Carmel Valley baby born at less than 15 ounces

Nathaniel Van Niel was born 14.9 ounces and 10 inches long. He is smaller than a hand, small enough that his mother Maria’s wedding ring fits loosely around his wrist.

Nathaniel wasn’t due to arrive until today, Sept. 11, but he came 14 weeks early on June 6. He is doing well now, weighing 3 pounds, 9.5 ounces, and Maria Van Niel says he looks like a “mini baby” but cries like a big one.

Van Niel, of Carmel Valley, said she feels blessed to have Nathaniel, no matter how challenging his arrival has been.

“I was dealt a different kind of birth,” Van Niel, 34, said. “You just have to enjoy the experience that you get.”

Nathaniel wasn’t Van Niel’s first premature baby. Her oldest son Caleb, now 7, was born 1 pound, 10 ounces, and her daughter Olivia, now 2, was born 2 pounds, 11 ounces.

While it has never been easy, the experience with Caleb was the most difficult.

“I would cry every time I saw moms leaving the hospital with fat, chubby babies,” Van Niel said.

The premature births were caused by a condition called intrauterine growth restriction (IUGR), which causes slow growth of the fetus or for the growth to stop altogether.

Dr. Mandhir Suri, also a Carmel Valley resident, delivered Nathaniel at Sharp-Mary Birch Hospital. He said Nathaniel is not the smallest he’s ever delivered. He has delivered babies that were about 10.5 ounces, and said 400 premature babies a year are born at Mary Birch.

Suri said only 5 percent to 10 percent of prematurity is caused by IUGR, which can be prompted by maternal factors such as high blood pressure, kidney or respiratory disease, malnutrition or anemia and substance abuse.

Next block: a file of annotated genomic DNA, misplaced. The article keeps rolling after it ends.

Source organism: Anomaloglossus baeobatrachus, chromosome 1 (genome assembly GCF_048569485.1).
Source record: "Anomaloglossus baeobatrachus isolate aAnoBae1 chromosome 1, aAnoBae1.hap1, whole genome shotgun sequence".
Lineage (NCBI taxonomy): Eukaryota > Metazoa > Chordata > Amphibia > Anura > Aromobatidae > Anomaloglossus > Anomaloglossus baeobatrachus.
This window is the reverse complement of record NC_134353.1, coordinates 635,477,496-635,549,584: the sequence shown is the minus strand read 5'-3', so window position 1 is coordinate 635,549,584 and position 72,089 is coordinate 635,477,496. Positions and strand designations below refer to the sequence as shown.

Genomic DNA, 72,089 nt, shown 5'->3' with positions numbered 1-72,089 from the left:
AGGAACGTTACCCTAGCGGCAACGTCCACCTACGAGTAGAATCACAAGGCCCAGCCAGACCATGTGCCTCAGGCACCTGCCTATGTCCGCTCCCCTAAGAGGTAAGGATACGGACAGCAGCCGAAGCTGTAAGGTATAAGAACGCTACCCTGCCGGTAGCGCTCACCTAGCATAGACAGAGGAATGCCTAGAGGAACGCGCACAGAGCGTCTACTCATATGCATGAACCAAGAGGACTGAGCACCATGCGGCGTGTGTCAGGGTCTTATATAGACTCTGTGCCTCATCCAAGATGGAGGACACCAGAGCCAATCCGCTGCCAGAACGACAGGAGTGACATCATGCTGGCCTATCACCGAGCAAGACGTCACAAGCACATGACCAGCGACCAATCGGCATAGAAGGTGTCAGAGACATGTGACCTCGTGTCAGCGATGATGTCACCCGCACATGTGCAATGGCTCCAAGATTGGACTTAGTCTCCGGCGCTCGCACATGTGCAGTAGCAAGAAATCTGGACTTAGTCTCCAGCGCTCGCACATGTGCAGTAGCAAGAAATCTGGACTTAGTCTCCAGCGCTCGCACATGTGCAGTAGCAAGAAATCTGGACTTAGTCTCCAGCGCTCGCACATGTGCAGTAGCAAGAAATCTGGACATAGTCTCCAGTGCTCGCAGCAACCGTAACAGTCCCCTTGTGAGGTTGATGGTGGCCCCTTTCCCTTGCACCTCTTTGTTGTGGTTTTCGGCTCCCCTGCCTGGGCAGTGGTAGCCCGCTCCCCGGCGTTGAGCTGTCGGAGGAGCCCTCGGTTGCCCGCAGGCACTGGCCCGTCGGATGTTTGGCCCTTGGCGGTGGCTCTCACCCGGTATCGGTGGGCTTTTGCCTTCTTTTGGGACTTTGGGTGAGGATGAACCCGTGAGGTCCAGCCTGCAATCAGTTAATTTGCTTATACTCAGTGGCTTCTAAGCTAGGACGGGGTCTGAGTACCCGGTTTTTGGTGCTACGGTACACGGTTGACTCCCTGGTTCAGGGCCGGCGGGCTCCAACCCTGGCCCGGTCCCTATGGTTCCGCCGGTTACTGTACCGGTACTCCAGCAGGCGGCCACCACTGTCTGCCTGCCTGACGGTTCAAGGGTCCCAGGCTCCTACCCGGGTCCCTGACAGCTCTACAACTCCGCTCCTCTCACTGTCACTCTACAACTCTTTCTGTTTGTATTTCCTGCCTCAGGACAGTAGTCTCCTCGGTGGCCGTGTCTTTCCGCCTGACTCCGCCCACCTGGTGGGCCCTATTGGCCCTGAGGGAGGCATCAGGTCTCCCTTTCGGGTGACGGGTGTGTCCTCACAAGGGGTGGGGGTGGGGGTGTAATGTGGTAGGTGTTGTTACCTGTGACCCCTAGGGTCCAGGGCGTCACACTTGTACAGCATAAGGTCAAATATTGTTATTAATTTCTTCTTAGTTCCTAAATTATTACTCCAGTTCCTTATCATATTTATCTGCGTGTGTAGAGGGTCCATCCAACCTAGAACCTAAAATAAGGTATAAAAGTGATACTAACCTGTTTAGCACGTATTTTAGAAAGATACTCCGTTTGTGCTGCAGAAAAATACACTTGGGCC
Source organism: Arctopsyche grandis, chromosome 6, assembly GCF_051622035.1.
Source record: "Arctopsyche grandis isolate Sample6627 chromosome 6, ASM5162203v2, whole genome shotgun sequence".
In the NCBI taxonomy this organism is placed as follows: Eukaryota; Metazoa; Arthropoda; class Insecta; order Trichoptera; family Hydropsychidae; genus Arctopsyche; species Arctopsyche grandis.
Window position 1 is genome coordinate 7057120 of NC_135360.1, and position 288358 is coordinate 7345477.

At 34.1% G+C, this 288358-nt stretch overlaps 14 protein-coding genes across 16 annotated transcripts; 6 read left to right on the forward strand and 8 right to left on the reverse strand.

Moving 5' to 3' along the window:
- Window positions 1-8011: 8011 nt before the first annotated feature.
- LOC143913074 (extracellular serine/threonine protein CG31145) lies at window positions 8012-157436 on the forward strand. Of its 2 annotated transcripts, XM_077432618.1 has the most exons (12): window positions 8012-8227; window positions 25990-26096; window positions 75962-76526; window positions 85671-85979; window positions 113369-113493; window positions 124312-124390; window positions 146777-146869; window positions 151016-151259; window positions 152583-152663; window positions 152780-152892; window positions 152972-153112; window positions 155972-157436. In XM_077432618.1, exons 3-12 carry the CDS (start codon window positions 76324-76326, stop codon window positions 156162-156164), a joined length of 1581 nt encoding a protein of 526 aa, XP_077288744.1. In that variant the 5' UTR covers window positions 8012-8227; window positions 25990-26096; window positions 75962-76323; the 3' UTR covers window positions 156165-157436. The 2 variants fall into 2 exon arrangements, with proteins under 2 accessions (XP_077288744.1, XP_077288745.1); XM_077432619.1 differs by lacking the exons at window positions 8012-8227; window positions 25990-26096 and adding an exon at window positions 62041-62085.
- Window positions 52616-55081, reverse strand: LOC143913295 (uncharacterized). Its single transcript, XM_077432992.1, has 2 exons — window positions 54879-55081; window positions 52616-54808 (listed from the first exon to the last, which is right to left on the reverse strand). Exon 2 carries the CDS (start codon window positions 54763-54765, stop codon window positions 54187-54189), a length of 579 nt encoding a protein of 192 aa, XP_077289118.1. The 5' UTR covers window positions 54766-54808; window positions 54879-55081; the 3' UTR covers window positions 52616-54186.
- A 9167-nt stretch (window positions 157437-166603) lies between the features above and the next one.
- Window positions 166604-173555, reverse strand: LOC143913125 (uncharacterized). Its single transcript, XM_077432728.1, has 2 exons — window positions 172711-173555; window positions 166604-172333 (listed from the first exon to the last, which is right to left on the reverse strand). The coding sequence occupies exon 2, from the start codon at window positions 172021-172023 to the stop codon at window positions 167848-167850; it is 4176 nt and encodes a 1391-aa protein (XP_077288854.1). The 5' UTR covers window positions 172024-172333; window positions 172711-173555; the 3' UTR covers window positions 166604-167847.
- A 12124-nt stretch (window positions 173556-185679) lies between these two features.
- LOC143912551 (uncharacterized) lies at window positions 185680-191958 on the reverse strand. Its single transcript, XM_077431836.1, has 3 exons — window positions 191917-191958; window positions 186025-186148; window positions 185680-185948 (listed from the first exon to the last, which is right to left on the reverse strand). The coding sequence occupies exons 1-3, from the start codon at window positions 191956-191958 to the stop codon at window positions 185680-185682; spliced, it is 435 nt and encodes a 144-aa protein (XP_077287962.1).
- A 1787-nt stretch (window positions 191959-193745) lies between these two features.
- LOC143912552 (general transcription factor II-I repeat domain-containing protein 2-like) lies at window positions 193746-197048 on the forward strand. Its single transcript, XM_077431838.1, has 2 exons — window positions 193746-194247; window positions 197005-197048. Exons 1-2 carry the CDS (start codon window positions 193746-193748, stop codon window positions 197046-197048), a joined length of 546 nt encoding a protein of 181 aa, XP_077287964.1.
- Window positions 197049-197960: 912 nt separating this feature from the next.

Problems with the placenta can also be a factor. In Van Niel’s case the placenta was not absorbing nutrients from the mother fast enough.

Because Nathaniel was so slow growing, they wanted Van Niel in the hospital and ultimately had to take him out via Cesarean section.

“It was so awful,” Van Niel said.

Immediately after he was delivered, Nathaniel was moved to the respiratory room, and Van Niel didn’t see him for five hours and didn’t hear any news about his condition.

To finally see her tiny baby was “emotional to say the least,” she said,

“To describe it in words would be very difficult,” Van Niel said. “I didn’t cry, but I just had a hard time seeing that he was so small. I thought there was no way he was going to make it.”

Van Niel said his skin looked frail and dark and his legs were the size of pinkie fingers. She didn’t want to get too attached because she feared the worst - when she went home from the hospital, every time the phone rang she was afraid to pick up and hear heartbreaking news.

Van Niel wasn’t even able to hold her new baby until July 9, nearly a month after his birth.

The challenges with premature babies are plenty, Suri said. They have respiratory issues because their lungs are so small and they have no immune system so they are highly susceptible to illness. Nathaniel has already had two bouts with pneumonia.

Additionally, the blood pressure of their tiny hearts has to be monitored and they cannot feed. Suri said premature babies are fed initially by intravenous fluids and then given breast milk through a tube.

“It’s a long, long way to survival,” Suri said. “We do whatever we can do for these babies.”

Chances for premature survival are much greater now, Suri said, thanks to advances in technology, medicine and education. He said nationally the survival rate is about 50 percent and is 90 percent in San Diego.

He said the risk of premature birth increases for teenage mothers and older mothers, with multiple gestation births and for babies conceived through in-vitro fertilization. The likelihood of a premature birth decreases when the mother is healthy.

Through her experience, Van Niel said she has had the support of family and friends, even though a lot of people don’t know what to do in the case of a premature birth. Van Neil’s advice is to make contact with the mother, a quick e-mail or phone call, no matter how awful the situation.

“Sometimes we just want people to listen, even if we’re telling the same story over and over again,” Van Niel said.